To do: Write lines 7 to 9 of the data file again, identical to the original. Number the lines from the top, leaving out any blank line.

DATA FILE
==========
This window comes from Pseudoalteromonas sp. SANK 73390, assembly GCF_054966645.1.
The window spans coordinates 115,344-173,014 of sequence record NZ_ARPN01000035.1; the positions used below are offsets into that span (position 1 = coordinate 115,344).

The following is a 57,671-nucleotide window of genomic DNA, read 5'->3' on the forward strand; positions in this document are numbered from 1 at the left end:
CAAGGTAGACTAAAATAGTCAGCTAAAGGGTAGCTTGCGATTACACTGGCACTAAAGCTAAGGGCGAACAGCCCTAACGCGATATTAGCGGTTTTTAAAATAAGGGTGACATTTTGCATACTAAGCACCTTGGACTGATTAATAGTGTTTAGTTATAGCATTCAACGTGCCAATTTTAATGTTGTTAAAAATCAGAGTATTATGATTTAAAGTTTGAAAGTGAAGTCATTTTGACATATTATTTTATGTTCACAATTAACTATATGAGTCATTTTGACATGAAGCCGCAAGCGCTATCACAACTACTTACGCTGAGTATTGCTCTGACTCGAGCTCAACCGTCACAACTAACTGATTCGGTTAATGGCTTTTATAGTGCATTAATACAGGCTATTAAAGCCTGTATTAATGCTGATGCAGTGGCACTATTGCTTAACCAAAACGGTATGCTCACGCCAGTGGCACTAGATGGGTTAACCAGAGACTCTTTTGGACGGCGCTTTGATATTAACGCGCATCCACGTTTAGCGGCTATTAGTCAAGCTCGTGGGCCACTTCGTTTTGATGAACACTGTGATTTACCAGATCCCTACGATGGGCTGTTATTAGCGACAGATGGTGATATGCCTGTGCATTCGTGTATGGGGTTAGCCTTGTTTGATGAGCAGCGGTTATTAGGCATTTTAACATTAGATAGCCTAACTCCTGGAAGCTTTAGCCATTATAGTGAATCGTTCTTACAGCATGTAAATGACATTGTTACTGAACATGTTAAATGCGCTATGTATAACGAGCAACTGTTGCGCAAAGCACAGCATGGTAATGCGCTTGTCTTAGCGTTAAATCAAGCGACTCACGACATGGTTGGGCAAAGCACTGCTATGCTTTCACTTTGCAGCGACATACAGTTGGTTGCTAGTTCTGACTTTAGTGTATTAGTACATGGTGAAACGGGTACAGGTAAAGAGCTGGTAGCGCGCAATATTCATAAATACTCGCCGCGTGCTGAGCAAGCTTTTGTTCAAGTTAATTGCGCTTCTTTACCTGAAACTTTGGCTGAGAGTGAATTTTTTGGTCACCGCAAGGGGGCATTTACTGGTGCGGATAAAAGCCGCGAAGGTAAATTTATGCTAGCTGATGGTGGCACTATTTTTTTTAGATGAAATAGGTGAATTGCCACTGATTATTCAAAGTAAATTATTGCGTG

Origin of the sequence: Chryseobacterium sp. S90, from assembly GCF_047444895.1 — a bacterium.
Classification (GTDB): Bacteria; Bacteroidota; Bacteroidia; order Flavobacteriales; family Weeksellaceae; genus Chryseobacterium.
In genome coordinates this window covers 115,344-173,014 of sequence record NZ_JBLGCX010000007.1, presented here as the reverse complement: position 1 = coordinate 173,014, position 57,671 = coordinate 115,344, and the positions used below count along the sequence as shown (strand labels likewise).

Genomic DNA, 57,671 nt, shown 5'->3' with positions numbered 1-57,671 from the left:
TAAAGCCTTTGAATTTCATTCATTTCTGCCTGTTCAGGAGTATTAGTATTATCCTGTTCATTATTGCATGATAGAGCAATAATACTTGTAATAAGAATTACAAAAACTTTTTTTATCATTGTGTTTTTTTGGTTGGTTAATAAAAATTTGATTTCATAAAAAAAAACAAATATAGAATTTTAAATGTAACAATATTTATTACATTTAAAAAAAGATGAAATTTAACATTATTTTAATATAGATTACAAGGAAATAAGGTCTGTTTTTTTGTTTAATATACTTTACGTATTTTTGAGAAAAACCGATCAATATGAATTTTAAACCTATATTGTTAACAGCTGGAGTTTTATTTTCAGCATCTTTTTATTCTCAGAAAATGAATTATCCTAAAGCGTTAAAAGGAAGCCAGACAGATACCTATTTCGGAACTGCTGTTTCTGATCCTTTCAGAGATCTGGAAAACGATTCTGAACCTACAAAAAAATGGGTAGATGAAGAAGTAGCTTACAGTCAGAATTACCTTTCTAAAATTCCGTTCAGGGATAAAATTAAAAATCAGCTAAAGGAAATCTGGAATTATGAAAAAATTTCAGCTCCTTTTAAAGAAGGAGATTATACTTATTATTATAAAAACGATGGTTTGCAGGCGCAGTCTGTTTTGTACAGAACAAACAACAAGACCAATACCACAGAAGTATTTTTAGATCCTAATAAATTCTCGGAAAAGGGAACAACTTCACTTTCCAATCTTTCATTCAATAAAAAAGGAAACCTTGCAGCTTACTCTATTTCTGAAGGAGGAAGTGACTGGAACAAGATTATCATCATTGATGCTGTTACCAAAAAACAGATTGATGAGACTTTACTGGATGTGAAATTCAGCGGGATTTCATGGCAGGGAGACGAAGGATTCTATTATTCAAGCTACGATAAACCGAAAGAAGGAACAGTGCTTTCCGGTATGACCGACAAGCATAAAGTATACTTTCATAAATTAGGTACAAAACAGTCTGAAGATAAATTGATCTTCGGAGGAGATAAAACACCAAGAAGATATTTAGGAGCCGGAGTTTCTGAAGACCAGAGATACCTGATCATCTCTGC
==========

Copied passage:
In genome coordinates this window covers 115,344-173,014 of sequence record NZ_JBLGCX010000007.1, presented here as the reverse complement: position 1 = coordinate 173,014, position 57,671 = coordinate 115,344, and the positions used below count along the sequence as shown (strand labels likewise).

Genomic DNA, 57,671 nt, shown 5'->3' with positions numbered 1-57,671 from the left:
TAAAGCCTTTGAATTTCATTCATTTCTGCCTGTTCAGGAGTATTAGTATTATCCTGTTCATTATTGCATGATAGAGCAATAATACTTGTAATAAGAATTACAAAAACTTTTTTTATCATTGTGTTTTTTTGGTTGGTTAATAAAAATTTGATTTCATAAAAAAAAACAAATATAGAATTTTAAATGTAACAATATTTATTACATTTAAAAAAAGATGAAATTTAACATTATTTTAATATAGATTACAAGGAAATAAGGTCTGTTTTTTTGTTTAATATACTTTACGTATTTTTGAGAAAAACCGATCAATATGAATTTTAAACCTATATTGTTAACAGCTGGAGTTTTATTTTCAGCATCTTTTTATTCTCAGAAAATGAATTATCCTAAAGCGTTAAAAGGAAGCCAGACAGATACCTATTTCGGAACTGCTGTTTCTGATCCTTTCAGAGATCTGGAAAACGATTCTGAACCTACAAAAAAATGGGTAGATGAAGAAGTAGCTTACAGTCAGAATTACCTTTCTAAAATTCCGTTCAGGGATAAAATTAAAAATCAGCTAAAGGAAATCTGGAATTATGAAAAAATTTCAGCTCCTTTTAAAGAAGGAGATTATACTTATTATTATAAAAACGATGGTTTGCAGGCGCAGTCTGTTTTGTACAGAACAAACAACAAGACCAATACCACAGAAGTATTTTTAGATCCTAATAAATTCTCGGAAAAGGGAACAACTTCACTTTCCAATCTTTCATTCAATAAAAAAGGAAACCTTGCAGCTTACTCTATTTCTGAAGGAGGAAGTGACTGGAACAAGATTATCATCATTGATGCTGTTACCAAAAAACAGATTGATGAGACTTTACTGGATGTGAAATTCAGCGGGATTTCATGGCAGGGAGACGAAGGATTCTATTATTCAAGCTACGATAAACCGAAAGAAGGAACAGTGCTTTCCGGTATGACCGACAAGCATAAAGTATACTTTCATAAATTAGGTACAAAACAGTCTGAAGATAAATTGATCTTCGGAGGAGATAAAACACCAAGAAGATATTTAGGAGCCGGAGTTTCTGAAGACCAGAGATACCTGATCATCTCTGC